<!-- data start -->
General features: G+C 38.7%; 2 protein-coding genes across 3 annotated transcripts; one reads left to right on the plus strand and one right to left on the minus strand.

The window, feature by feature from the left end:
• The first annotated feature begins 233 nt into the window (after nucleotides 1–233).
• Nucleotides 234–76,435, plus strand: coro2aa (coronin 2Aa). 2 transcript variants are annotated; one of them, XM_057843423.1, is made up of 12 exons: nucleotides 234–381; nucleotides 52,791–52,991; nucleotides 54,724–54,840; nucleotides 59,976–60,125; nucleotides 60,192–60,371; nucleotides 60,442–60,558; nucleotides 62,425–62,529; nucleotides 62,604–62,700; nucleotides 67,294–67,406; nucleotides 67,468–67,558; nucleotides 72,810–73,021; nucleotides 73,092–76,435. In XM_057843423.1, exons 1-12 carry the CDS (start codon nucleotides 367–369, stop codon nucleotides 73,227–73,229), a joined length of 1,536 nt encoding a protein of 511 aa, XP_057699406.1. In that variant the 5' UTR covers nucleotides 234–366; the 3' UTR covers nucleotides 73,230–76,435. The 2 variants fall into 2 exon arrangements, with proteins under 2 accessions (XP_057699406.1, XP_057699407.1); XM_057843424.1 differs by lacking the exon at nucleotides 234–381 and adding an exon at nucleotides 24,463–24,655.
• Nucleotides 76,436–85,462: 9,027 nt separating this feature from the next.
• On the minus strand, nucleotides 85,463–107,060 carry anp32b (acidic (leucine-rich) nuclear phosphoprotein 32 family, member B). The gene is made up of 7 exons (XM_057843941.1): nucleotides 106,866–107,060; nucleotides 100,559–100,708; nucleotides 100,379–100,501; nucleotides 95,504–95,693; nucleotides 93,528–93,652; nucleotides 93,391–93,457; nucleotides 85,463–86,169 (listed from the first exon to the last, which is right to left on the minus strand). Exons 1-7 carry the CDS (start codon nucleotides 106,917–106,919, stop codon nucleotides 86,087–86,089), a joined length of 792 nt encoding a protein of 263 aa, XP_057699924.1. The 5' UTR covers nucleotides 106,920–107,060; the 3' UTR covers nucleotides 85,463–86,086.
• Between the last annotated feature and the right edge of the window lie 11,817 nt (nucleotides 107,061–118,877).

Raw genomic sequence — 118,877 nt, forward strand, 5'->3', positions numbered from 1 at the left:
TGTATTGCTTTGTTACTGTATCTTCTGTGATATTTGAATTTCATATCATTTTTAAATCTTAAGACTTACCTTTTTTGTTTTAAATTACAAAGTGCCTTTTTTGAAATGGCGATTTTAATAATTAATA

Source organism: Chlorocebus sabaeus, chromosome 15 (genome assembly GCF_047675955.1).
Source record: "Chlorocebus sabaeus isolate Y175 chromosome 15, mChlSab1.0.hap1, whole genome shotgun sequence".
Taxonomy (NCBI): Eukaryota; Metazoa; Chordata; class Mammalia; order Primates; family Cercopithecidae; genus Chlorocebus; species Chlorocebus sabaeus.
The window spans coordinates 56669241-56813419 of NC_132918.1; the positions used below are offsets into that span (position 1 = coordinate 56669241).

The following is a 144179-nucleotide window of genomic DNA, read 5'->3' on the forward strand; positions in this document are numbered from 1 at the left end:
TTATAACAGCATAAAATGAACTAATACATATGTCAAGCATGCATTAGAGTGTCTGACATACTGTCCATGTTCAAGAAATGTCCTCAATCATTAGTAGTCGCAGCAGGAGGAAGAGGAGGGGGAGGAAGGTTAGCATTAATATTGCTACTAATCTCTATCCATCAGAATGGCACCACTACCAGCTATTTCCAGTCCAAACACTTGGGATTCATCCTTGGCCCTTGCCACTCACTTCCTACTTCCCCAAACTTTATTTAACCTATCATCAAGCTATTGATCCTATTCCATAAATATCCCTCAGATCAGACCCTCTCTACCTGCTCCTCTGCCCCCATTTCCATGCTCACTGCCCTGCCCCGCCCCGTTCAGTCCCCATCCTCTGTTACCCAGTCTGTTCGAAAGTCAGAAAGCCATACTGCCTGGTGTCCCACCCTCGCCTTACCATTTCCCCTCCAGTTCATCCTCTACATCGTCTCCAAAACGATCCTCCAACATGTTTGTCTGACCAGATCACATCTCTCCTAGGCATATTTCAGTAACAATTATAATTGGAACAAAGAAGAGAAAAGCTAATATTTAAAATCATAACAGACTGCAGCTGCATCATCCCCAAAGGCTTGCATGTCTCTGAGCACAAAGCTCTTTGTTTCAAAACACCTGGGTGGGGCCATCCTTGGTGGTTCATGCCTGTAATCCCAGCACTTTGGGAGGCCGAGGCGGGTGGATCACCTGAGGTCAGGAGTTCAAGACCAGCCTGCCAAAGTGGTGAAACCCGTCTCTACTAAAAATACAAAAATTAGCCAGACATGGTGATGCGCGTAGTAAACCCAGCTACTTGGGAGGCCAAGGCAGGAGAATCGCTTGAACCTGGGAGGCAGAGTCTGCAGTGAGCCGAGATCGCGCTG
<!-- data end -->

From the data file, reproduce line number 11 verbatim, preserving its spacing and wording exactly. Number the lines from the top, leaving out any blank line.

Source record: "Chlorocebus sabaeus isolate Y175 chromosome 15, mChlSab1.0.hap1, whole genome shotgun sequence".